Back in the 1960's I worked in the drawing office of a company in Wigan, Lancashire. One of our fabrication sub-contractors was the Central Wagon Company. On occasion I had to deliver updated copies of detail drawings to them. They were engaged in the scrapping and dismantling of steam railway engines and rolling stock most of them local, ex L.N.W.R. and L.M.S. I was able to wander about and have a look at the work in progress, a terribly sad sight to an ex train spotter. Was offered various bits, steam gauges, number plates, brass handles, steam whistles, and all manner of other hardware, also prints of famous engines and trains, that had adorned the carriages, all at either 'ten bob or a pound' to my eternal regret I never took up any of these offers, but at the time was only earning around £5 per week!

Thanks for your seasonal greetings, have a great Christmas and New Year,

Regards,

Mike.

Link to post
Share on other sites

One example of the IWM's cavalier and careless attitude in relatively recent years was a skip outside the museum from which were saved trench maps and a map of Ypres used by Douglas Haig during 1st Ypres presented to him by a Belgian Cavalry officer. They were saved by someone who realised their value - and I have seen them.

Link to post
Share on other sites
Lancashire Fusilier

Was offered various bits, steam gauges, number plates, brass handles, steam whistles, and all manner of other hardware, also prints of famous engines and trains, that had adorned the carriages, all at either 'ten bob or a pound' to my eternal regret I never took up any of these offers, but at the time was only earning around £5 per week!

Mike,

If only ................. we have all been there ! and I certainly remember my first weekly wage at age 15, also 5 pounds per week.

Regards,

LF

Link to post
Share on other sites
Lancashire Fusilier

One example of the IWM's cavalier and careless attitude in relatively recent years was a skip outside the museum from which were saved trench maps and a map of Ypres used by Douglas Haig during 1st Ypres presented to him by a Belgian Cavalry officer. They were saved by someone who realised their value - and I have seen them.

David,

That is truly negligent and scandalous, whatever a Museum feels they no longer wish to display or keep, should be offered to other interested parties, including Collectors, not just thrown in a skip !

An American friend gave some very nice expensive, and important items to a museum, and when at a later date returned expecting to see them on display, as had been promised, not only were they not on display, but the Museum could not account for their whereabouts !

Regards,

LF

Link to post
Share on other sites
Lancashire Fusilier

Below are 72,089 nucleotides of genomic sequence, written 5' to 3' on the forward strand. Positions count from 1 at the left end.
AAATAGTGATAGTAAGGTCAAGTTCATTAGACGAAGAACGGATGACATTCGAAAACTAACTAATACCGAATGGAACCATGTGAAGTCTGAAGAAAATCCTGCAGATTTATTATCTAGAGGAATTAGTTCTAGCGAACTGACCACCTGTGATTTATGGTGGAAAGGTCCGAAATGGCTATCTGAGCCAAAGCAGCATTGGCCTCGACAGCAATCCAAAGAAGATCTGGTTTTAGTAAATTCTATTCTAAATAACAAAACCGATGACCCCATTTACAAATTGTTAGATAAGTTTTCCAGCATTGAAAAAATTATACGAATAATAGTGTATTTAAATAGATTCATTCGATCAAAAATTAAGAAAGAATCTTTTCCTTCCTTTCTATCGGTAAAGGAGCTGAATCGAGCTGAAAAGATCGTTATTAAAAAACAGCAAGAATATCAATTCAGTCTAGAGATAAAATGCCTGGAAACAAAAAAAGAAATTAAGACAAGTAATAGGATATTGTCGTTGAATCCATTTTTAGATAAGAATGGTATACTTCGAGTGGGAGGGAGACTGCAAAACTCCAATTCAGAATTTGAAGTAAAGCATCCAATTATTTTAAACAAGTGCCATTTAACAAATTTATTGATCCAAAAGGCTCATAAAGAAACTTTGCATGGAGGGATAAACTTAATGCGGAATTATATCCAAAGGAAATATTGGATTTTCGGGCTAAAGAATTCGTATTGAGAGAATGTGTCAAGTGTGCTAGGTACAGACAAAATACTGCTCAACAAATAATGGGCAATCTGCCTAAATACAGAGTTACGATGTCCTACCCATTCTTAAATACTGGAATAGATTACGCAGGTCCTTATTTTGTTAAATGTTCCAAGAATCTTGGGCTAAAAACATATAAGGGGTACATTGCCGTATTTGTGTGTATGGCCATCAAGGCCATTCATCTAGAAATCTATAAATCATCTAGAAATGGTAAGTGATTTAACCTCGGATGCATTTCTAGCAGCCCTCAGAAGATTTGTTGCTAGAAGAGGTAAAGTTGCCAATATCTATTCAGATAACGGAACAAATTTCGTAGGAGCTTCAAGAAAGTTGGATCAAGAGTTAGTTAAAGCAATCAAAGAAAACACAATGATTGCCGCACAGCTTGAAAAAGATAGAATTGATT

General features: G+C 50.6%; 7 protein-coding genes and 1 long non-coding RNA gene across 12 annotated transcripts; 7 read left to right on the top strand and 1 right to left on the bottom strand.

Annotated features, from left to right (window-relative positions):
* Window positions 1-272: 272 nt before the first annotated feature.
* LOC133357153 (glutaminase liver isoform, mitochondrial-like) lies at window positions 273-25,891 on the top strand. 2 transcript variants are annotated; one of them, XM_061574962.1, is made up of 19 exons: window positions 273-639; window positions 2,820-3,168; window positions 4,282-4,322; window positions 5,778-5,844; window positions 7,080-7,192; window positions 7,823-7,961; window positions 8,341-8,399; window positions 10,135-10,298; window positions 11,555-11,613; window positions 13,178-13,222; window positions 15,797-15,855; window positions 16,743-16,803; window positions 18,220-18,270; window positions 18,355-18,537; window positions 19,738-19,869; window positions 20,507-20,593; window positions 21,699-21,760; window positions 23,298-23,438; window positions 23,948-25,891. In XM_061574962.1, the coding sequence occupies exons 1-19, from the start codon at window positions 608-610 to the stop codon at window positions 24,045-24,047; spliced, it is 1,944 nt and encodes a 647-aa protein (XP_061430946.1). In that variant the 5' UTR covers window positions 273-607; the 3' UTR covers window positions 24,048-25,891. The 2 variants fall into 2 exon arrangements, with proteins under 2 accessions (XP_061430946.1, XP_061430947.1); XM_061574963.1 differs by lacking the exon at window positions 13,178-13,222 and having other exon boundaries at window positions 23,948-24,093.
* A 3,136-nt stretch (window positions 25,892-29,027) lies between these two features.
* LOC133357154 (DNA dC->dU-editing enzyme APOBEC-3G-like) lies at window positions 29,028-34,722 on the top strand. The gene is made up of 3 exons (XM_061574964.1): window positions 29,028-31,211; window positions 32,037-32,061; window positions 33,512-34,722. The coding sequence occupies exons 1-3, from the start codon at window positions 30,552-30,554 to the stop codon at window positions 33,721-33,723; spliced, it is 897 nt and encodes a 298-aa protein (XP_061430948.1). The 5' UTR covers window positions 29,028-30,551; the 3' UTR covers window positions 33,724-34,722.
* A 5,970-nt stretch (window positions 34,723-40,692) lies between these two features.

The Imperial War Museum's Medium Mark C ' Hornet ' Tank
When the new Imperial War Museum opened at the Crystal Palace on 9th June 1920, a Medium Mark C ' Hornet ' Tank was part of their ' Tank ' display in the grounds of the new IWM at Crystal Palace. However, following the decision to relocate the IWM to the much smaller premises at South Kensington in 1924, it was decided that the ' Hornet ' Tank would not be moved to the new IWM at South Kensington, nor would it retained by the IWM.
Despite the IWM's decision not to retain the Medium Mark C Hornet Tank in 1924, it was not destroyed, as were some of the other IWM Crystal Palace Tanks, but rather, was sent off to the Government's Department of Tank Design establishment at Cricklewood in North London.
Unfortunately, I have not been able to confirm exactly what happened to the IWM's Hornet after it's arrival at Cricklewood. It is however reported, that the last surviving Medium Mark C Hornet Tank was scrapped, and melted down in 1940, and sadly, none survive today.
I shall be posting a very interesting series of photographs, which document the Hornet's move from the IWM at Crystal Palace to Cricklewood, as well as several photographs showing details of the Medium Mark C Hornet Tank.
Plans for the Medium Mark C ' Hornet ' Tank designed by Sir William Tritton, were finalized in December 1917, with the Hornet's design being approved on 19th April, 1918.
Originally, the Hornet was to be supplied in large numbers and be part of a planned large scale attack against the Germans at the end of 1918, however, success came early, and by the time the Armistice was signed, some 36 Hornets from the original WD order for 200 Tanks, had been completed, mostly manufactured by William Foster & Co. Ltd., at Lincoln and a few others made by Armlet & Wortley Ltd., of Leeds.
Based on Tritton's previous Tank designs and their wartime Western Front experiences, particularly the earlier Medium Mark A ' Whippet ' Tank, Tritton's design for the Medium Mark C ' Hornet ' Tank incorporated a fixed forward turret, on top of which was a revolving observation cupola for use by the Tank's Commander.
The Hornet's armaments, which were to be concentrated in the fixed forward turret, consisted of both Male and Female configurations, with the Female Tanks ( which were the only version actually manufactured ) having 4 Hotchkiss machine guns, with two machine gun ports at the front of the fixed turret, one on each side, and one at the back of the turret, with another at the back of the Tank.
The intended Male Tank, which was never produced, was to be armed with one 6 Pounder Gun and 3 Hotchkiss machine guns. The Medium Mark C Hornet Tank was also fitted with an anti-aircraft machine gun mounting.
An advantageous feature of the Medium Mark C ' Hornet ' Tank, was it's excellent speed and power to weight ratio, which came from the Hornet's 6-cylinder 150 hp ' Ricardo ' engine, being the same engine as that previously fitted in the ' Heavy ' Tanks, and with the Medium Mark C Hornet weighing just 19.5 tons, which was significantly less weight than the 28/30+ ton Heavy Tanks, the Hornet had a good turn of speed of 8 mph.